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State more than 50 percent forested, but for how long? (Released: 2/28/96)

by Renu Sehgal, Office of University Communications.

STORRS, Conn. -- Connecticut is still more than 50 percent forested, despite 350 years of clearing, building and settlement, according to University of Connecticut Cooperative Extension System educators.

''These forests do more than keep our state beautiful -- they clean our air and water as well as provide food and homes for our wildlife,'' said Stephen H. Borderick, an extension forester. ''They give us firewood and furniture and maple syrup for breakfast. And every local hiking trail offers us a chance to unwind and recover from the hectic pressures of everyday life. But will we always be blessed with such forest bounty? We tend to take our forests for granted.''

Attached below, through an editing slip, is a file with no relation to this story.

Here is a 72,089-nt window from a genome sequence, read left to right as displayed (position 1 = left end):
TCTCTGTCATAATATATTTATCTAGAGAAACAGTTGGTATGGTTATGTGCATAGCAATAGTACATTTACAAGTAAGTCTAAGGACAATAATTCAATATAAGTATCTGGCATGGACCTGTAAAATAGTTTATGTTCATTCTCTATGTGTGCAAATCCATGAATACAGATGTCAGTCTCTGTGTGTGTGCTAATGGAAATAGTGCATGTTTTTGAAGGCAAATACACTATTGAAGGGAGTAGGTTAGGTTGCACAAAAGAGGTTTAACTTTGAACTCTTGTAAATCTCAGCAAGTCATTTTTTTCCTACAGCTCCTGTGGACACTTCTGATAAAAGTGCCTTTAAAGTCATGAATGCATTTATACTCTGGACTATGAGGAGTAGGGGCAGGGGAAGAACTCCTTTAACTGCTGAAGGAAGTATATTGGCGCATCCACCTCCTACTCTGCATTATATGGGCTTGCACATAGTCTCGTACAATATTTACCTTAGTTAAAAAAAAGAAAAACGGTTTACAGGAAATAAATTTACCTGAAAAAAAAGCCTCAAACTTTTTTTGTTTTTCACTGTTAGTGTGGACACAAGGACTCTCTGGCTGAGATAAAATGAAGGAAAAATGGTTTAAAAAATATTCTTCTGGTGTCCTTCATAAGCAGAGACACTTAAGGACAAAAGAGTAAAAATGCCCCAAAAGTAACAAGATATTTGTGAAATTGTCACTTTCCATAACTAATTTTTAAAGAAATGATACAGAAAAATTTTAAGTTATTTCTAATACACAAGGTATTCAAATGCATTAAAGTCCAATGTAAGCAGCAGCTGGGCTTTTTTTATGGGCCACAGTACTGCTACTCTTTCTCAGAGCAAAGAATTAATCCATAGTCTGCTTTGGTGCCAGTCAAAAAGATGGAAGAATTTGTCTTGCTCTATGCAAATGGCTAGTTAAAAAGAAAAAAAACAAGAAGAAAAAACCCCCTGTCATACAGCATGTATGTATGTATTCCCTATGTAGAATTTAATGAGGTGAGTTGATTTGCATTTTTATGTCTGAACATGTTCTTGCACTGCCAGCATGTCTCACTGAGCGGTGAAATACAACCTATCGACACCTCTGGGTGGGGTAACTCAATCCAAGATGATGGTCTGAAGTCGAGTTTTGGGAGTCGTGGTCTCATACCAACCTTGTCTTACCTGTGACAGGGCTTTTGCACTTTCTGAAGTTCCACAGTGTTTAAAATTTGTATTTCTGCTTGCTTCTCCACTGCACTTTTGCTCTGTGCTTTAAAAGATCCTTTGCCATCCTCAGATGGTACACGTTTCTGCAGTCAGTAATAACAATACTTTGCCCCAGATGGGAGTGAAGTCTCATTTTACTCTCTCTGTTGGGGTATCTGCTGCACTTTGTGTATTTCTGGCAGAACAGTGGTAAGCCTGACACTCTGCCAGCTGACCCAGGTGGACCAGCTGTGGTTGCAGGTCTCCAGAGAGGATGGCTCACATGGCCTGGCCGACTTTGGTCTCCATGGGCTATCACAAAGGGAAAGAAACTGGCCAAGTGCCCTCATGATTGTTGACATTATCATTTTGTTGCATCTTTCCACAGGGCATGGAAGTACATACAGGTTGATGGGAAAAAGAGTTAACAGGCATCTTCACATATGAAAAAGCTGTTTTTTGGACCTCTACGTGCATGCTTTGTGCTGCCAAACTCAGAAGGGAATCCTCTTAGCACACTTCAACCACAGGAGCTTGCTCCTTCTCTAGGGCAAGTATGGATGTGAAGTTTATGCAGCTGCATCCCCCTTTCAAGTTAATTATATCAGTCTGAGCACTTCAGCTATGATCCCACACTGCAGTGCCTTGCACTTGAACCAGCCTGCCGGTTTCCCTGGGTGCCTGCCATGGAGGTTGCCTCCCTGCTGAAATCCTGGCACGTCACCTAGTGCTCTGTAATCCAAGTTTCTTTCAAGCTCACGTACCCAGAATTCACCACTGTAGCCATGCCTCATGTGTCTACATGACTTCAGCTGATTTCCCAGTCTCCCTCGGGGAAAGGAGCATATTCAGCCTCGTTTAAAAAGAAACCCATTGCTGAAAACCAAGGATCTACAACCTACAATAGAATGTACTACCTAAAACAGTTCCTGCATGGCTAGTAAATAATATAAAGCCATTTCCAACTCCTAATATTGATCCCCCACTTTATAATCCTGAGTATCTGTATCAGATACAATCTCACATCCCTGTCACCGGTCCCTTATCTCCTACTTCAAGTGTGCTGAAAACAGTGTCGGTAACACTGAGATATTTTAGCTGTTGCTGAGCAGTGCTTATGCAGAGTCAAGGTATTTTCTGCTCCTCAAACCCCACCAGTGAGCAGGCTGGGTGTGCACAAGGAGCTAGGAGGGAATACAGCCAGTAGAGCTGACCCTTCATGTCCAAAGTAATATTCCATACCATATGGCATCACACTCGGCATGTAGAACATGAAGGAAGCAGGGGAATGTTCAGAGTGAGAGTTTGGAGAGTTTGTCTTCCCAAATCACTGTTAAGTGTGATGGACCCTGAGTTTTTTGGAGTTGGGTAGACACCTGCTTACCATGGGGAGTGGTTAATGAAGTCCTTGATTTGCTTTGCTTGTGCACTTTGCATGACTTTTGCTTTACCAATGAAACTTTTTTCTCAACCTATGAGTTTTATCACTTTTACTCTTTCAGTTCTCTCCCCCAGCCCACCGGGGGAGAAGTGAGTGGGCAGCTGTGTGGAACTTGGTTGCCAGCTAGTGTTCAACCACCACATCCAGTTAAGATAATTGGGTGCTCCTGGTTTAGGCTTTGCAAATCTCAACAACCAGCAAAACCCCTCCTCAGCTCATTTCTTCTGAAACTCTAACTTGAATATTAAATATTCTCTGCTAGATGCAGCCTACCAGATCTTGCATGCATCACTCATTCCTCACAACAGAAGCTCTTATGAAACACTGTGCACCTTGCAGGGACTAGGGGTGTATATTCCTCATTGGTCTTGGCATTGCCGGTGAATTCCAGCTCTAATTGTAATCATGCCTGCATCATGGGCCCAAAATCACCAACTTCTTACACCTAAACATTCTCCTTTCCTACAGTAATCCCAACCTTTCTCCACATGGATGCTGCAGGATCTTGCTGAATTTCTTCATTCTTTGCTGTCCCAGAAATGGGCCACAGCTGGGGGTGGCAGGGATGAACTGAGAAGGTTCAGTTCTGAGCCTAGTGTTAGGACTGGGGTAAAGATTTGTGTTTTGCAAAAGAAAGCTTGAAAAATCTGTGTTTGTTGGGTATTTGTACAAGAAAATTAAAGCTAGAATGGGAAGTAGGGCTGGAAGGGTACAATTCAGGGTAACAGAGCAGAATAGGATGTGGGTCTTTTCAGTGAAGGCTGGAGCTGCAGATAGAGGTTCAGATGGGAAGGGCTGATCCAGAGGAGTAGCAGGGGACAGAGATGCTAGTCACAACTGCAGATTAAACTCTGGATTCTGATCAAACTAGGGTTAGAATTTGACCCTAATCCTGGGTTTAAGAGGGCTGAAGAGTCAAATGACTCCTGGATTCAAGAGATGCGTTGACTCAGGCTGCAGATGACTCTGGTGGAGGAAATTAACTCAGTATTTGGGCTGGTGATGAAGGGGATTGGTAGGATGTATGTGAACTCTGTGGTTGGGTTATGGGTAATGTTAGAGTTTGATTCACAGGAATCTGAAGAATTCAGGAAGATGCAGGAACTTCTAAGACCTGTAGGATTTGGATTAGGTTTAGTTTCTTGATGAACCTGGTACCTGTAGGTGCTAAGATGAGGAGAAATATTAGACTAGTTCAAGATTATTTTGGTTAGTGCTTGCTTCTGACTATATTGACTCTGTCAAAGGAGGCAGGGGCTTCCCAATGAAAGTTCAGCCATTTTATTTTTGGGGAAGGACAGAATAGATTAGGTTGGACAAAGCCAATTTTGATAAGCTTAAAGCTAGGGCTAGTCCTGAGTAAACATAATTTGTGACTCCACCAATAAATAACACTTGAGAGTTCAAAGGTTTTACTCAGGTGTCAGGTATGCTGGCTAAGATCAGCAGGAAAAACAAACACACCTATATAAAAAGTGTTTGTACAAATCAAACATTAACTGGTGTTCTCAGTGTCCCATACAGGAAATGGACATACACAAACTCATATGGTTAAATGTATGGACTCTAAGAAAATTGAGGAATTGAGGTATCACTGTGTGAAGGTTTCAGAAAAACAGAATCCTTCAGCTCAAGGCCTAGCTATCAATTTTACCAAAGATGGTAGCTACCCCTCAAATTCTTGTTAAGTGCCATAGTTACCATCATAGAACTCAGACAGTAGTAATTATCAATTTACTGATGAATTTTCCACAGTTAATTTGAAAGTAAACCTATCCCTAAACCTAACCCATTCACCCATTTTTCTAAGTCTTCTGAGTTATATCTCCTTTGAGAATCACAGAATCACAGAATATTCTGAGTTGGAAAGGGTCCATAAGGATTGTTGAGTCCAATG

As spring approaches, Broderick said our forests are facing unprecedented pressures and dangers. Eastern hemlock trees are being killed by an insect that was brought here accidentally from Japan, he said. And dozens of other exotic insects, plants and diseases are profoundly changing our forests.

Almost 90 percent of Connecticut's forests belong to private individuals and families, many of whom lack the knowledge to make good forest stewardship decisions, he said.

''Most importantly, as private forest lands are divided, sold and developed, the forest shrinks and fragments into fewer, smaller and more isolated pieces,'' Broderick said. ''When the forest disappears, the beauty and benefits we all cherish disappear with it.''

Local planning and conservation commissions need to take inventory and plan for the future of their forests, just as they plan for the future of their schools and public buildings, he said. Forest landowners who need help with their land can access many programs and professionals to help them.

''We should be thankful to have inherited a bountiful forest from our ancestors,'' Broderick said. ''The kind of forest our children will inherit is still in doubt and depends on what we do to protect and enhance it today.''

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